Reshaping the future
The relationship between law and technology is a complex one. While law plays a crucial role in safeguarding public interests and ensuring checks and balances, it is also perceived by some as a potential impediment and a deterrent to innovation in the tech industry. Proponents of this idea argue that the tech industry has thrived in part because of its ability to respond to market demands. However, discussions around law and technology tend to yield valuable insights, often involving multiple stakeholders and featuring concerted efforts.
During my graduate studies in Estonia, I encountered a prevailing academic view that sees law as a constraint in the context of technological progress. Although it is widely believed that law struggles to keep pace with the rapid technological advancements and innovations of our time, this characteristic should not necessarily be viewed a drawback. Law, as a restraint in the midst of rapid technological change, provides a fertile ground for nurturing new technological solutions and ideas and allowing stakeholders to engage in meaningful debate and explore a wide range of possibilities.
In other words, its ability to slow down or restrain technological development can actually have positive outcomes by creating opportunities for resistance, reconstruction, and resilience. By imposing limits and requirements, it encourages stakeholders to explore more thoughtful and adaptive solutions. This generates a dialectical process wherein the tech industry, responding to legal constraints, presents its antithesis by seeking new solutions, ultimately leading to a synthesis that reconciles legal requirements and fosters greater technological resilience, adaptability, and human agency.
Reinstating human agency
For example, the European Union’s General Data Protection Regulation (GDPR) has set a global standard for data privacy and security. It has compelled tech companies operating in the EU to prioritize user data protection. In practice, this means that organizations constantly need to keep up to date on privacy and data protection regulations to ensure that their business operations remain in compliance. As a result, legal frameworks like GDPR can play a role in restoring human agency, or at least non-technical agency, in times of rapid technological change.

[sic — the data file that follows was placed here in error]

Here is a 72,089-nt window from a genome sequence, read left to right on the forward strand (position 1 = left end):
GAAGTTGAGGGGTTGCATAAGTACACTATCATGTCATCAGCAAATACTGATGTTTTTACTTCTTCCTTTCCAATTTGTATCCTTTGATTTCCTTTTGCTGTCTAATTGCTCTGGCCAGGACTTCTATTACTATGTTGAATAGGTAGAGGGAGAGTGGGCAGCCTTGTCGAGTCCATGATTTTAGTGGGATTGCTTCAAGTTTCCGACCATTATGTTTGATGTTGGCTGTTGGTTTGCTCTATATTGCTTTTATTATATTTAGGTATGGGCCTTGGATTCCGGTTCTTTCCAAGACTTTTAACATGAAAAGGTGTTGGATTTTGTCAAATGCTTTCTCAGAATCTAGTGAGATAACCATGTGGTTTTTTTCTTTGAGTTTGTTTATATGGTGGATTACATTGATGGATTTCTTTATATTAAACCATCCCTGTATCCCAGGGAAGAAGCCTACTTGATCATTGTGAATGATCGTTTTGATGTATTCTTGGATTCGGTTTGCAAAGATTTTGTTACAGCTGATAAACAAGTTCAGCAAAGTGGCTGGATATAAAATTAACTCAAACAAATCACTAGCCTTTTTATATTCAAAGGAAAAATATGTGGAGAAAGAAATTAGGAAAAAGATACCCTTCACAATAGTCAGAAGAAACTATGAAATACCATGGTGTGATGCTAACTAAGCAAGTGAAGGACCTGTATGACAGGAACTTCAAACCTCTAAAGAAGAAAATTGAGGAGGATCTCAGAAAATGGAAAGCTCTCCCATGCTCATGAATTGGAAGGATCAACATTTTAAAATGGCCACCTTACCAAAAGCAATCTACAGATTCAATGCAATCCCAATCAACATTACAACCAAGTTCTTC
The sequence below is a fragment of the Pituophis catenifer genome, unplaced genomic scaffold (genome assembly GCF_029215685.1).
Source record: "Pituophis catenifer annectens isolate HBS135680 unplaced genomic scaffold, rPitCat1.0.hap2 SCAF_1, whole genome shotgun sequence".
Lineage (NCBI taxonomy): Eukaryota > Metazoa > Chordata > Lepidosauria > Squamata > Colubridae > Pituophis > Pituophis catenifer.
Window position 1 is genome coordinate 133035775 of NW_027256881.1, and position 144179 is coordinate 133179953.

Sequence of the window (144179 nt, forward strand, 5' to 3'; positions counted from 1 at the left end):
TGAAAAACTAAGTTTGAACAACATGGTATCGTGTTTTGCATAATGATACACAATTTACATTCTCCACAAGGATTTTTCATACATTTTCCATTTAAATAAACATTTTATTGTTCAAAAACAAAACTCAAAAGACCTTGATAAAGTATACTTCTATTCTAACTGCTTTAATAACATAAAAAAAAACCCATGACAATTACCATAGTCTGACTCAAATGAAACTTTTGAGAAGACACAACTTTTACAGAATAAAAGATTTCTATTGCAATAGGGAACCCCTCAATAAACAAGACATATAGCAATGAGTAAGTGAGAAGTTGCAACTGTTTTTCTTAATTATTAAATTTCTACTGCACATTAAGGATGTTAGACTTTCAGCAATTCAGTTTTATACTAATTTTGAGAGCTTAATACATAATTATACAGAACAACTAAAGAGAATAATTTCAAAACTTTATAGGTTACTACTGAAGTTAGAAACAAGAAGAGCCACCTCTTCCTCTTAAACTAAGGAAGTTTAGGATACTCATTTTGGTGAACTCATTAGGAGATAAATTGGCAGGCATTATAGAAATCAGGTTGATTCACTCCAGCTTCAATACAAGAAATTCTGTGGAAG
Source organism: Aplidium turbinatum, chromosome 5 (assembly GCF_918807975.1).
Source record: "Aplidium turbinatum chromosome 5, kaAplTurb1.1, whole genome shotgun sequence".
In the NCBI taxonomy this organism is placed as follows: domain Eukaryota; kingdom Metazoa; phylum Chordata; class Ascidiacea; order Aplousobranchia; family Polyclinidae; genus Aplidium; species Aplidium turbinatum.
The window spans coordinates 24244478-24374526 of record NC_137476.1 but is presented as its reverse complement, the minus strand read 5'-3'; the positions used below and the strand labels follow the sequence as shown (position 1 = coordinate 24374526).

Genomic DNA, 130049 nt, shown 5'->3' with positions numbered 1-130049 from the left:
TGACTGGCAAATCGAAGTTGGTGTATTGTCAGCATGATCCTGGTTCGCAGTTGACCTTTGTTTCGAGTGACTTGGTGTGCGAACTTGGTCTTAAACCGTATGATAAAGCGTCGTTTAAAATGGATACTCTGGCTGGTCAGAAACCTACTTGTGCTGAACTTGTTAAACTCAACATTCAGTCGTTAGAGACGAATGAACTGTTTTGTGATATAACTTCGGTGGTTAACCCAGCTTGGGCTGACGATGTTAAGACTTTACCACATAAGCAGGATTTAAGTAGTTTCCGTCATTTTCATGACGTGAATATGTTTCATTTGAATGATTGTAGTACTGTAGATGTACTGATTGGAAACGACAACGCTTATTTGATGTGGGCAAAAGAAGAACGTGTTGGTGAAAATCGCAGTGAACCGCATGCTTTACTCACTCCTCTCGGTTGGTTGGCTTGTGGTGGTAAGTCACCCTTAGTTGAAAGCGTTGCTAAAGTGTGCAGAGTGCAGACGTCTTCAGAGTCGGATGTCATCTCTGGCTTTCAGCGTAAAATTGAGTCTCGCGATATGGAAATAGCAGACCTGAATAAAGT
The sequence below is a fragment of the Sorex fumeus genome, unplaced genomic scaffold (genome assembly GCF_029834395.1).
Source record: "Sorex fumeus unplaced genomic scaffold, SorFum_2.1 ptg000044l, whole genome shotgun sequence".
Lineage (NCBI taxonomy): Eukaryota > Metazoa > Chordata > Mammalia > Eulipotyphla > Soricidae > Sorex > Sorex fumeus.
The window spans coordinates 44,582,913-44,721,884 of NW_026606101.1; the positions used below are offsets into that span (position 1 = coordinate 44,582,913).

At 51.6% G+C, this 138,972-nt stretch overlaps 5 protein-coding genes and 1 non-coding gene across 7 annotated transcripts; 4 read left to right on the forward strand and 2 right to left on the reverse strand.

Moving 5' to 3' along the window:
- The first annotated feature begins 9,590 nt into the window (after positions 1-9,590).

Human agency allows individuals to make ethical decisions regarding the development and application of certain technologies. It provides the capacity to consider the moral implications of technological choices, ensuring that technology aligns with our values and interests. Therefore, discussions about regulation and technology allow us to adapt to these changes and exert some control over the direction of our technological progress. These discussions are not meant to stifle progress but rather to ensure that technological advancements serve the greater good, safeguarding individual rights and societal values.
Regulations not only restore human agency, but also serve as valuable benchmarks and sources of guidance for other countries. By examining advanced and recently published regulations in forward-looking nations, individuals and organizations can proactively adopt practices and recommendations even before they are mandated as national standards in their own country. This approach promotes international collaboration and the harmonization of standards, culminating in improved cybersecurity and safety measures on a global scale.